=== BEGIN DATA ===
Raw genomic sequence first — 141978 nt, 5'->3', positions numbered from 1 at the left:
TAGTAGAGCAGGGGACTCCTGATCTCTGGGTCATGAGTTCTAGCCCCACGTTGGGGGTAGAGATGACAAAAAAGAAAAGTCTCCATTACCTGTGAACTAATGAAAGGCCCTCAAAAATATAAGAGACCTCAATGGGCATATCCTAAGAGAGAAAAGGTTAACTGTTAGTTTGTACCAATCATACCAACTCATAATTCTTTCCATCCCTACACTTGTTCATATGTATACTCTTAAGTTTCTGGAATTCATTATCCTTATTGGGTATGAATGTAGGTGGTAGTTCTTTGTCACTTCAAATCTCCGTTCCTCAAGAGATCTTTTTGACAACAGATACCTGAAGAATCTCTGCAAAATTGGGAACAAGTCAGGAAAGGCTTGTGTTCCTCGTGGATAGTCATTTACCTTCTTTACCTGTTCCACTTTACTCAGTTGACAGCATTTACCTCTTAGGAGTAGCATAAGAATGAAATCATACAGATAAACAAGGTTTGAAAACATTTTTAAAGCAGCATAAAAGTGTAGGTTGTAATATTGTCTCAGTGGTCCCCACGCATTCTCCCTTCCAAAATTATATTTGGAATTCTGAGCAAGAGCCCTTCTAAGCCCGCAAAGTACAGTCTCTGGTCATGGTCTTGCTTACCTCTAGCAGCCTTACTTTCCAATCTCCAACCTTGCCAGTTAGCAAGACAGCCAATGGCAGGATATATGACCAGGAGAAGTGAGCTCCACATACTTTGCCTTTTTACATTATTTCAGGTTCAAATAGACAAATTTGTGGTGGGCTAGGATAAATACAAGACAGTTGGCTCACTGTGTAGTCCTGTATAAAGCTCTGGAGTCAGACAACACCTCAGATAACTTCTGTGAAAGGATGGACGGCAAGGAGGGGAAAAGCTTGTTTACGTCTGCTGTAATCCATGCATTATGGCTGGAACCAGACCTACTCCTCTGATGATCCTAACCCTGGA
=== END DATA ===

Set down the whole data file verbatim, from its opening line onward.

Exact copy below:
Raw genomic sequence first — 141978 nt, 5'->3', positions numbered from 1 at the left:
TAGTAGAGCAGGGGACTCCTGATCTCTGGGTCATGAGTTCTAGCCCCACGTTGGGGGTAGAGATGACAAAAAAGAAAAGTCTCCATTACCTGTGAACTAATGAAAGGCCCTCAAAAATATAAGAGACCTCAATGGGCATATCCTAAGAGAGAAAAGGTTAACTGTTAGTTTGTACCAATCATACCAACTCATAATTCTTTCCATCCCTACACTTGTTCATATGTATACTCTTAAGTTTCTGGAATTCATTATCCTTATTGGGTATGAATGTAGGTGGTAGTTCTTTGTCACTTCAAATCTCCGTTCCTCAAGAGATCTTTTTGACAACAGATACCTGAAGAATCTCTGCAAAATTGGGAACAAGTCAGGAAAGGCTTGTGTTCCTCGTGGATAGTCATTTACCTTCTTTACCTGTTCCACTTTACTCAGTTGACAGCATTTACCTCTTAGGAGTAGCATAAGAATGAAATCATACAGATAAACAAGGTTTGAAAACATTTTTAAAGCAGCATAAAAGTGTAGGTTGTAATATTGTCTCAGTGGTCCCCACGCATTCTCCCTTCCAAAATTATATTTGGAATTCTGAGCAAGAGCCCTTCTAAGCCCGCAAAGTACAGTCTCTGGTCATGGTCTTGCTTACCTCTAGCAGCCTTACTTTCCAATCTCCAACCTTGCCAGTTAGCAAGACAGCCAATGGCAGGATATATGACCAGGAGAAGTGAGCTCCACATACTTTGCCTTTTTACATTATTTCAGGTTCAAATAGACAAATTTGTGGTGGGCTAGGATAAATACAAGACAGTTGGCTCACTGTGTAGTCCTGTATAAAGCTCTGGAGTCAGACAACACCTCAGATAACTTCTGTGAAAGGATGGACGGCAAGGAGGGGAAAAGCTTGTTTACGTCTGCTGTAATCCATGCATTATGGCTGGAACCAGACCTACTCCTCTGATGATCCTAACCCTGGA